'Goddess of English' breaks caste chains
By Ranjit Devraj
NEW DELHI - India's Dalits are turning to the "Goddess of English" for
deliverance from centuries of religiously-sanctioned caste oppression.
Dalits, meaning literally “the broken people”, have begun erecting a temple to
their new muse in the Lakhimpur Kheri district of northern Uttar Pradesh, a
sprawling state of 190 million people, regarded as the heartland of orthodox
The inspiration for the idol of the goddess is unmistakable for the close
resemblance it bears to the Statue of Liberty in New York. But – instead of a
flaming torch – the goddess holds aloft a pen
with her right hand, and cradles a book in the crook of her left arm.
Also, where Hindu deities are usually portrayed standing on a lotus flower
pedestal, the Goddess of English stands on a computer console, signifying the
technological age that the Dalits hope to enter. It also represents a break
with a traditional past that has been so cruel to Dalits, once regarded as
untouchables and forced to do menial work.
The high priest of the temple, Chandra Bhan Prasad, a leading Dalit
intellectual, told Inter Press Service that the Brahmins (members of the
highest caste in the Hindu social hierarchy, entrusted with learning and
priestly duties) of Uttar Pradesh made the mistake of repudiating the English
"Nationalist politics based around the Hindi language appear to have turned
even the Brahmins of Uttar Pradesh into a backward caste and the Dalits are
determined to avoid that mistake," said Prasad. "As India globalizes the only
way anyone, not just Dalits, can avoid being left behind is by learning
Indian provinces that made the study of the English language optional in
schools have fallen behind states that maintained the language as compulsory
through the secondary education level.
"This is why Bangalore [capital of southern Karnataka state] has become an
international hub for information technology and not Lucknow [capital of Uttar
Pradesh]," Prasad argued.
Prasad readily admits to borrowing his ideas from Thomas Babington Macaulay, a
British colonial who introduced English as a medium of instruction in India in
1854 with the objective of raising "a class of persons Indian in blood and
color, but English in tastes, in opinions, in morals and in intellect".
Macaulay's policies made him a natural target for Hindu nationalists. "No Hindu
who has received an English education ever remains sincerely attached to his
religion," he argued. "It is my firm belief that if our plans of education are
followed up, there will not be a single idolater among the respected classes 30
Prasad said Macaulay's policy set in motion the liberation of the Dalits by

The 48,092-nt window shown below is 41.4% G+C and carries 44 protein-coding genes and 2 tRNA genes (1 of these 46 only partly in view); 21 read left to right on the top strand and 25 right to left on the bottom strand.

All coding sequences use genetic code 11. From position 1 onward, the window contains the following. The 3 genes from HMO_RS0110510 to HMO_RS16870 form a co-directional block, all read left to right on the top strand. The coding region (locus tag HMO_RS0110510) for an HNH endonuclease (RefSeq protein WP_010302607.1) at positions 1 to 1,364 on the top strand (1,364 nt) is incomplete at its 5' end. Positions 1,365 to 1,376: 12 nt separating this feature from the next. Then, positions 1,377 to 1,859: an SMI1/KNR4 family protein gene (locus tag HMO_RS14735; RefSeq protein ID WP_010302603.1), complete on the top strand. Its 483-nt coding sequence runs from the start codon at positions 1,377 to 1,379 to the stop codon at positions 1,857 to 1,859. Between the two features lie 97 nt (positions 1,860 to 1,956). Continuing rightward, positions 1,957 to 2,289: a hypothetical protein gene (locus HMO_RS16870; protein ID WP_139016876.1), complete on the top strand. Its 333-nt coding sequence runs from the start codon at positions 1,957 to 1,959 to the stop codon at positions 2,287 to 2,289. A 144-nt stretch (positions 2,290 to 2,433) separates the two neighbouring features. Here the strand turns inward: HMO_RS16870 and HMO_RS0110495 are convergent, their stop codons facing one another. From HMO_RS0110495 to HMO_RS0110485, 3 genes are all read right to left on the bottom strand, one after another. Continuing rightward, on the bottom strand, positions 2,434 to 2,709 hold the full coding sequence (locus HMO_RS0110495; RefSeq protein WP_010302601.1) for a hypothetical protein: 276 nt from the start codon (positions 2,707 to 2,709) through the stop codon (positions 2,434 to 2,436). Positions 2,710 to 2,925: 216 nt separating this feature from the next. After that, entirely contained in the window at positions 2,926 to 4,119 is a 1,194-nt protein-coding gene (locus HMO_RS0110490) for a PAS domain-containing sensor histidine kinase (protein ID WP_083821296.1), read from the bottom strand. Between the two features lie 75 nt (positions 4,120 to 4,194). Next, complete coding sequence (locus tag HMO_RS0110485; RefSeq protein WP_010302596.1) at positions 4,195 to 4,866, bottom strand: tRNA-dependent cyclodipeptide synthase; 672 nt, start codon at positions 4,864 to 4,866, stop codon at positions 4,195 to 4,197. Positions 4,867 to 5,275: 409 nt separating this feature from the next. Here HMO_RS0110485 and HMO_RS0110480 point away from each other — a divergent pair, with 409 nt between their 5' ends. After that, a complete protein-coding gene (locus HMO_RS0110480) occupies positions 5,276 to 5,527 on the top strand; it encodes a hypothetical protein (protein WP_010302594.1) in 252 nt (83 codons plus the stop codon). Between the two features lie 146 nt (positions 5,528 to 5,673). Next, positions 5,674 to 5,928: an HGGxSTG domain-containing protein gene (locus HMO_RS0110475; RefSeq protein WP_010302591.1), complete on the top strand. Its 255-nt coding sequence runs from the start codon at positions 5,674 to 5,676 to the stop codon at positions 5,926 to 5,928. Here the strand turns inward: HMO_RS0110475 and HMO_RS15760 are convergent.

dismantling the traditional system of learning based on Sanskrit, the use of
which was denied to the lower castes.
"When the British opened English-medium schools, Dalits were prevented from
entering them by upper caste people, forcing the colonial government to issue
orders that no one could be denied admission on the basis of caste, creed,
gender or religion," Prasad said.
"Lord Macaulay was a social revolutionary who, by drawing up the Indian Penal
Code, made all Indians equal before the law," said Prasad, who dutifully
celebrates the colonial's birthday each year on October 25.
In contrast to Prasad's views, Hindu nationalists pejoratively call Indians who
are less than proud of their own traditions and heritage "Macaulay's Children".
Among the tallest of Macaulay's Children was Bhimrao Ramji Ambedkar (born 1891)
who overcame the handicaps of being born a Dalit to acquire degrees from
Columbia University and the London School of Economics.
Ambedkar, who left a progressive stamp on the Indian republic as the architect
of its 1949 constitution, was among the first to exhort his caste fellows to
learn and use the English language as a means of emancipation. "English is the
milk of the lioness," he told them.
Ambedkar's constitution guarantees the freedom of religion, outlaws all forms
of discrimination and includes a system of positive favoritism that reserves
jobs in the government and seats in educational institutions for Dalits.
Prasad said that despite such constitutional provisions, Dalits, who represent
16% of India's 1.2 billion people, have continued to suffer discrimination or
worse. "In many parts of India we are not allowed to enter Hindu temples, so we
now plan to set up our own temples dedicated to the Goddess of English. Others
are welcome to join us."
"With the Goddess of English, Prasad has hit upon an idea that rests upon the
flexibility and accommodation of the Indian tradition," said Yogendra Singh,
one of India's leading experts on the sociology of culture, and emeritus
professor at Jawaharlal Nehru University.
"Prasad displays a great sense of history and a remarkable understanding of the
Indian ethos that has an infinite capacity to locate the present in the past,"
said Singh, author of the seminal work Modernization of Indian Tradition.
Much the same could be said for the Dalit chief minister of Uttar Pradesh,
Mayawati (one name), who has ignored criticism and squandered public funds to
set up statues of herself around the state. The statues invariably depict her
carrying a handbag - a symbol of female modernity and power for most Indians.
Singh told Inter Press Service that even if Prasad's plan to set up temples to
the Goddess of English across the country fizzles out, the message that there
is value in learning the English language will have gone home.